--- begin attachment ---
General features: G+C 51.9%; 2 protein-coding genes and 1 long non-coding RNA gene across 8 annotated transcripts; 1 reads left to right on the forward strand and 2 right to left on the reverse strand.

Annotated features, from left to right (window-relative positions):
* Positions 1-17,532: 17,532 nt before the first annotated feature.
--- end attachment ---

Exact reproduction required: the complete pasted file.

General features: G+C 51.9%; 2 protein-coding genes and 1 long non-coding RNA gene across 8 annotated transcripts; 1 reads left to right on the forward strand and 2 right to left on the reverse strand.

Annotated features, from left to right (window-relative positions):
* Positions 1-17,532: 17,532 nt before the first annotated feature.